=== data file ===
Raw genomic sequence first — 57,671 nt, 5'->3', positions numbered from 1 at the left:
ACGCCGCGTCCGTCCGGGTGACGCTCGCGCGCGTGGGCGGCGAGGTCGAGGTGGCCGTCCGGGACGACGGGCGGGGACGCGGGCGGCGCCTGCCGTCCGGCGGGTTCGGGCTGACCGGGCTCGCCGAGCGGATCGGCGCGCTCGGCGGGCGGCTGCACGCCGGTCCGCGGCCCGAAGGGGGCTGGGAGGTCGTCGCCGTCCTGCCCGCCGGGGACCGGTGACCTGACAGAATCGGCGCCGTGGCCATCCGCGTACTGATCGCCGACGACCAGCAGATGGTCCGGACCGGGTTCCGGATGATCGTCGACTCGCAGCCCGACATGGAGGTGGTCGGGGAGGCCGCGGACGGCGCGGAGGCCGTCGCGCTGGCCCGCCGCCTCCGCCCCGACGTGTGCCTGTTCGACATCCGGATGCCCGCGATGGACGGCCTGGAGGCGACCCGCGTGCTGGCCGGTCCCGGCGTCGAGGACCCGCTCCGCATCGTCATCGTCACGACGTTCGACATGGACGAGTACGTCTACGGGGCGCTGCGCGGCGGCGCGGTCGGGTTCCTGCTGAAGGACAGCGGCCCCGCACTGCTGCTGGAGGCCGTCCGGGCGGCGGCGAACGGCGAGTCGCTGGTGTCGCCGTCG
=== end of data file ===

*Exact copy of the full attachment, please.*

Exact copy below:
Raw genomic sequence first — 57,671 nt, 5'->3', positions numbered from 1 at the left:
ACGCCGCGTCCGTCCGGGTGACGCTCGCGCGCGTGGGCGGCGAGGTCGAGGTGGCCGTCCGGGACGACGGGCGGGGACGCGGGCGGCGCCTGCCGTCCGGCGGGTTCGGGCTGACCGGGCTCGCCGAGCGGATCGGCGCGCTCGGCGGGCGGCTGCACGCCGGTCCGCGGCCCGAAGGGGGCTGGGAGGTCGTCGCCGTCCTGCCCGCCGGGGACCGGTGACCTGACAGAATCGGCGCCGTGGCCATCCGCGTACTGATCGCCGACGACCAGCAGATGGTCCGGACCGGGTTCCGGATGATCGTCGACTCGCAGCCCGACATGGAGGTGGTCGGGGAGGCCGCGGACGGCGCGGAGGCCGTCGCGCTGGCCCGCCGCCTCCGCCCCGACGTGTGCCTGTTCGACATCCGGATGCCCGCGATGGACGGCCTGGAGGCGACCCGCGTGCTGGCCGGTCCCGGCGTCGAGGACCCGCTCCGCATCGTCATCGTCACGACGTTCGACATGGACGAGTACGTCTACGGGGCGCTGCGCGGCGGCGCGGTCGGGTTCCTGCTGAAGGACAGCGGCCCCGCACTGCTGCTGGAGGCCGTCCGGGCGGCGGCGAACGGCGAGTCGCTGGTGTCGCCGTCG